Nanomaterials and Polymers for Nitric Oxide Therapeutic Delivery and Sensing of Nitric Oxide Reservoir

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Copyright: Luo, Jeff
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Abstract
Nitric oxide (NO) plays pivotal roles in various physiological systems and has immense therapeutic potential. NO, however, has a short half-life (<5 s) and a short diffusion distance of ~160 μm in vivo, and its physiological functions are highly dependent on its concentrations. Current NO delivery strategies can be generally categorized into non-catalytic and catalytic (enzymatic) approaches. For the former, the longevity of the NO delivery systems principally relies on the finite NO donor reservoir, while the latter is limited by the low stability of natural enzymes. Another important challenge in NO delivery is the difficulty in accurately detecting circulating NO reservoir in blood. To address these challenges, this thesis focuses on the design, synthesis, and applications of nano-biomaterials to enable sustained NO delivery and accurate detection of endogenous circulating NO reservoir. This thesis revealed ceria nanoparticles as a new class of nanomaterials with the unique ability to catalyze NO generation from NO donors. The therapeutic activity of ceria-induced NO was demonstrated to inhibit cancer cell proliferation. This unique NO-generating feature stood in contrast to the well-established understanding of ceria to scavenge NO. This study provided deeper insights into the bio-functions of ceria nanoparticles and broadened their biomedical applications. Then this thesis reported the first catalytic polymers that generate NO, in particular amine-containing polymers, e.g., polyethyleneimine (PEI). These polymers can be easily integrated into a suite of biomaterials (e.g. hydrogels) to equip them with NO delivery capability. The therapeutic application of polymer-induced NO was demonstrated to prevent the formation of Pseudomonas aeruginosa biofilm. Finally, the thesis tackled the demand for rapid and accurate detection of human serum albumin (HSA, the most abundant circulating NO reservoir in blood) by developing a fluorescent paper-based sensor. This sensing platform allowed sensitive (detection limit of 0.91 g/L) and rapid (20 minutes) point-of-care detection of HSA and HSA-related disease diagnosis by visible color change, and could be extended to the detection of a spectrum of biomarkers. Collectively, these findings open new routes to produce next generation nano-biomaterials for the diverse biomedical applications of NO such as anticancer, antibacterial, and sensing applications.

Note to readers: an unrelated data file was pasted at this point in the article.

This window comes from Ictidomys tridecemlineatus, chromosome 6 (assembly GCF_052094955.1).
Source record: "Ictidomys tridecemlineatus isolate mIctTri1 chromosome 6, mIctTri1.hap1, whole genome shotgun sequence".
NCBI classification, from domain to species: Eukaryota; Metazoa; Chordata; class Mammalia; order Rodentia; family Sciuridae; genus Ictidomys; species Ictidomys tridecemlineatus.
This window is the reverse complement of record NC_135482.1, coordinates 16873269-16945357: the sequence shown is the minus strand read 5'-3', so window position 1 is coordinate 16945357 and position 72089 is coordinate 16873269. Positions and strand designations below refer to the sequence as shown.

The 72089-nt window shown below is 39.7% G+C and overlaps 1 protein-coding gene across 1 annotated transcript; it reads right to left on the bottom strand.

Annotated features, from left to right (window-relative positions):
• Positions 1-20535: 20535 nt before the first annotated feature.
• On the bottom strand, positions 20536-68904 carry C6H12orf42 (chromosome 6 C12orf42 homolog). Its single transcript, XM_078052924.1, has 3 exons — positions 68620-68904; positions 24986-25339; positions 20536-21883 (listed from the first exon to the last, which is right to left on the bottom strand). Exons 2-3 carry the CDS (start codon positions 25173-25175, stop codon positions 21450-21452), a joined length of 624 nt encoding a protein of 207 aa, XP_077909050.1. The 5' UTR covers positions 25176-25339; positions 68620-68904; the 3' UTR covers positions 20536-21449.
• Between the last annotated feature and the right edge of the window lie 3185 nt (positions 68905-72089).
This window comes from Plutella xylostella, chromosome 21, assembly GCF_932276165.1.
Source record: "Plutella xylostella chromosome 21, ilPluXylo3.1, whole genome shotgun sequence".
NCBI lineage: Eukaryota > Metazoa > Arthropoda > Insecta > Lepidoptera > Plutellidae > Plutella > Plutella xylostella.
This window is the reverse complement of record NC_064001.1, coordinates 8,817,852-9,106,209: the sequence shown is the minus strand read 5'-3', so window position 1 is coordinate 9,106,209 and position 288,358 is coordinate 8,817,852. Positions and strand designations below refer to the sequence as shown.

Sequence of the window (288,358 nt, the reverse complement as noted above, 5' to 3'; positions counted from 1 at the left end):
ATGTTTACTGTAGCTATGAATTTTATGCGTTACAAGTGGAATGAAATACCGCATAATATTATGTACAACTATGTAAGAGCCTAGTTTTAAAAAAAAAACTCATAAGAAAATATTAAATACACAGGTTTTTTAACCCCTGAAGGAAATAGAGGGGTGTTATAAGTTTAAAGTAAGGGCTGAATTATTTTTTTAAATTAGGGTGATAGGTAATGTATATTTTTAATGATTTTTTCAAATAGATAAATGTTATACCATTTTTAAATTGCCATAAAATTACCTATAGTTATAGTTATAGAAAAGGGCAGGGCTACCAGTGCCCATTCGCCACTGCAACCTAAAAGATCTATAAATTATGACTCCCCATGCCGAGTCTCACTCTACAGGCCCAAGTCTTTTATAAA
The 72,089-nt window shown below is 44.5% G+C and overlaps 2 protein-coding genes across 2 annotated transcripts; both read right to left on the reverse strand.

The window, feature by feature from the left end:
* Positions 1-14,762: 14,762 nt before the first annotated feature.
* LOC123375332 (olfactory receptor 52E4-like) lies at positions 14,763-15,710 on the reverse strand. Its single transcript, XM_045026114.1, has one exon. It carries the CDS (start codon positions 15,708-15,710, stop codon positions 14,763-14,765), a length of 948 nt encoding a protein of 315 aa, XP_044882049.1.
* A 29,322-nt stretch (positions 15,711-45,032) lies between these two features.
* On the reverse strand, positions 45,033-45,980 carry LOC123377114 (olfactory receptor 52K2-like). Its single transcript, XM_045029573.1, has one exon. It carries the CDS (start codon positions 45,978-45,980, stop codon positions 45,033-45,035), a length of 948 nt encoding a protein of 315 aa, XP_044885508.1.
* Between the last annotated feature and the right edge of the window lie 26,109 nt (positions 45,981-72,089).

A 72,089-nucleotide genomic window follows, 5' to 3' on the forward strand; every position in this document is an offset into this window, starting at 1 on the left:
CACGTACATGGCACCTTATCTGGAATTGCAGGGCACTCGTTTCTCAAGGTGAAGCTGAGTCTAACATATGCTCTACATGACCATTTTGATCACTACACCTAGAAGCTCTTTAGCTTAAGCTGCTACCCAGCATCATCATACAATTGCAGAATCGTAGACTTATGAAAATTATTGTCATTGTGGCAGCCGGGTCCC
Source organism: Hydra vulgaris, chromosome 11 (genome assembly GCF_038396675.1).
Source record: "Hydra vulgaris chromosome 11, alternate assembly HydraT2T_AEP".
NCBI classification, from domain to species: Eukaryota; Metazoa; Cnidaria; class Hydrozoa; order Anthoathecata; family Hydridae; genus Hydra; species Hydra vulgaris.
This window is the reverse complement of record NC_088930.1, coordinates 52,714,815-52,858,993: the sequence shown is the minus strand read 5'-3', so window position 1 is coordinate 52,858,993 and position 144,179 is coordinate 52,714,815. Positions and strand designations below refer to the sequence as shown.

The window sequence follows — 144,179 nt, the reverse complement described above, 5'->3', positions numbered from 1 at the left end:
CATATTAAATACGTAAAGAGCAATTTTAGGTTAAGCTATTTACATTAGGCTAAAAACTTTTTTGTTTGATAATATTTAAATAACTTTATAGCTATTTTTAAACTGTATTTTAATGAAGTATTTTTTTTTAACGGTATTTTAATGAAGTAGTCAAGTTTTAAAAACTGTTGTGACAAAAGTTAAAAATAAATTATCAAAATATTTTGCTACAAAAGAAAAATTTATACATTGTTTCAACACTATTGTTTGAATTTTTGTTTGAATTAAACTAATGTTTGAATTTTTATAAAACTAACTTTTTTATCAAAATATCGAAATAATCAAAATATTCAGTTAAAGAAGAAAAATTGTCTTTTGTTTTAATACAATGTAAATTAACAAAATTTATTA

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Publication Year
2022
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Thesis
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PhD Doctorate
UNSW Faculty